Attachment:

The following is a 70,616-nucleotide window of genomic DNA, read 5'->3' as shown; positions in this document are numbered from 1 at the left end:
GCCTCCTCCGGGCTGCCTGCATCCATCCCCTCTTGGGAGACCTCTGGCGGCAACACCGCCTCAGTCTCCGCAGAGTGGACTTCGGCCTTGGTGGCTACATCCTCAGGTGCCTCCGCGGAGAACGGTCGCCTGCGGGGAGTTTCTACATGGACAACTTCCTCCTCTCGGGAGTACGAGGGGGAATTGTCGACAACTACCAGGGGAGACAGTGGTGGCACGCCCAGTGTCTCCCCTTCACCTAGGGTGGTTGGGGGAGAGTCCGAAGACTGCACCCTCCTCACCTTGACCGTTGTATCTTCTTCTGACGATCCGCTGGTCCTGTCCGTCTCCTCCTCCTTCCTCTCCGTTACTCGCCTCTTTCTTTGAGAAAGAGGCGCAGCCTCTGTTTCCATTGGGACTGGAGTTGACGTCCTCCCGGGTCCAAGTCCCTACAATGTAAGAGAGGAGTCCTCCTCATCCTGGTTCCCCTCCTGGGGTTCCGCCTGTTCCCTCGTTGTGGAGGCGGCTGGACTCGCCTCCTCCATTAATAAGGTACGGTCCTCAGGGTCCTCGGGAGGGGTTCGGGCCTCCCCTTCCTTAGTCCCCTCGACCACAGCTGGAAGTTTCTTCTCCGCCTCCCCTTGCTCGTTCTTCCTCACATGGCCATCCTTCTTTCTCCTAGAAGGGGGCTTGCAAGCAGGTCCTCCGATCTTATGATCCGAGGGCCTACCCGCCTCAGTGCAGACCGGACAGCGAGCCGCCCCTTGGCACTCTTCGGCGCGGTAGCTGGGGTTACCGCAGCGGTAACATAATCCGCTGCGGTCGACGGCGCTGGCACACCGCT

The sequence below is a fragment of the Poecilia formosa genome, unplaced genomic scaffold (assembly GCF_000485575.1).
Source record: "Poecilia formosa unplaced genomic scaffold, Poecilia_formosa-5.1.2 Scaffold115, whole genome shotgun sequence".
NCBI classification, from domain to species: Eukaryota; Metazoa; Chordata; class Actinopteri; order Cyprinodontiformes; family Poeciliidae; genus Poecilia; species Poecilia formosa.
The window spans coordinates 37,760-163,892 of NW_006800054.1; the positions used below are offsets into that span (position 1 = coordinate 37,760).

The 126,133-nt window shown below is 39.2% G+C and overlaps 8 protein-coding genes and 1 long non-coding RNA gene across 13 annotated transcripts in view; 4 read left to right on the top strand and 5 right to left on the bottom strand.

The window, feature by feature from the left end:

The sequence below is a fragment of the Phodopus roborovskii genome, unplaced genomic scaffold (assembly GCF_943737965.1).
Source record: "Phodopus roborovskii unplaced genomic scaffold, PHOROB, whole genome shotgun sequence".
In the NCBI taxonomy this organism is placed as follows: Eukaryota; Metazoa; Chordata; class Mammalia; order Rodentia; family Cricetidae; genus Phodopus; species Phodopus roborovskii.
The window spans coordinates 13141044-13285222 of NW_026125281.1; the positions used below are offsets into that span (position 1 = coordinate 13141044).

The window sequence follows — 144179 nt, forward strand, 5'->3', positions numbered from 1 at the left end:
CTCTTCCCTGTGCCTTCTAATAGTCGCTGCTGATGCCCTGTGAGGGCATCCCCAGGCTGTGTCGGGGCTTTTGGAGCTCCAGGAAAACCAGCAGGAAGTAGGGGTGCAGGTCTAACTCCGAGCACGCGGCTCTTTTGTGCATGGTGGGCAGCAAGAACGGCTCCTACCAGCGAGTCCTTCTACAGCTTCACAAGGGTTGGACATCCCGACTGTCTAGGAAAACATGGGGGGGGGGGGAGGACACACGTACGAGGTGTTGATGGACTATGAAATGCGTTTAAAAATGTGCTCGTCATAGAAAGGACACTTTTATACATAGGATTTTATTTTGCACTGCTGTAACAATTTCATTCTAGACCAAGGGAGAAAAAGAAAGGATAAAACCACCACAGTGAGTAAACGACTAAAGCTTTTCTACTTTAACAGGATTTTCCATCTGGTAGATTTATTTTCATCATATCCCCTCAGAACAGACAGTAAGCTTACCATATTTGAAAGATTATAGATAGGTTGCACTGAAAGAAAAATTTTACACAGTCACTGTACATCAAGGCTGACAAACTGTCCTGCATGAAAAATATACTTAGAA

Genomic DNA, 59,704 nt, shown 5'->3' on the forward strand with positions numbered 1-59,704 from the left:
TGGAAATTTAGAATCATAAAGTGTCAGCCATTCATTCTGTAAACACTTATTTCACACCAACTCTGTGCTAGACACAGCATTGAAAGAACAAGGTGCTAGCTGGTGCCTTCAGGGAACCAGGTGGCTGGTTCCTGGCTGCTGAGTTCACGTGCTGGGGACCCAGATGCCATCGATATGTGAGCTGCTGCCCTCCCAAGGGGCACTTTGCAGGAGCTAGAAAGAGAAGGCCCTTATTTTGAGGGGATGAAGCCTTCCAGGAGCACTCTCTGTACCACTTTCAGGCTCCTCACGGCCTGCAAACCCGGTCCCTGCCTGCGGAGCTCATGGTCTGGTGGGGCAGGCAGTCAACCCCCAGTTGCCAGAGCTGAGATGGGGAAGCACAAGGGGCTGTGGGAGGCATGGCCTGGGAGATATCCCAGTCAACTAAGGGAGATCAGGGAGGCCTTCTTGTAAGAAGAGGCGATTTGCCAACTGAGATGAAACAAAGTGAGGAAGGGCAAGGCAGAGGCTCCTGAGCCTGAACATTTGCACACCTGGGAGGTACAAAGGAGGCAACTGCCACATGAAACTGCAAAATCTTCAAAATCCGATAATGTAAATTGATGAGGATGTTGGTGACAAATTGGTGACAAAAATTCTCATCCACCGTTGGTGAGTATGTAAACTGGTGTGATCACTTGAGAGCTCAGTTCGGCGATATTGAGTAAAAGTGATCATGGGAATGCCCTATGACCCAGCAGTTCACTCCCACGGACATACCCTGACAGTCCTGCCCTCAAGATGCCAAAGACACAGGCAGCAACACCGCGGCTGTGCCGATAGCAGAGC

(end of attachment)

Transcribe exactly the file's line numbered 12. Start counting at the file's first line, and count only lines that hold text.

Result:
The window spans coordinates 13141044-13285222 of NW_026125281.1; the positions used below are offsets into that span (position 1 = coordinate 13141044).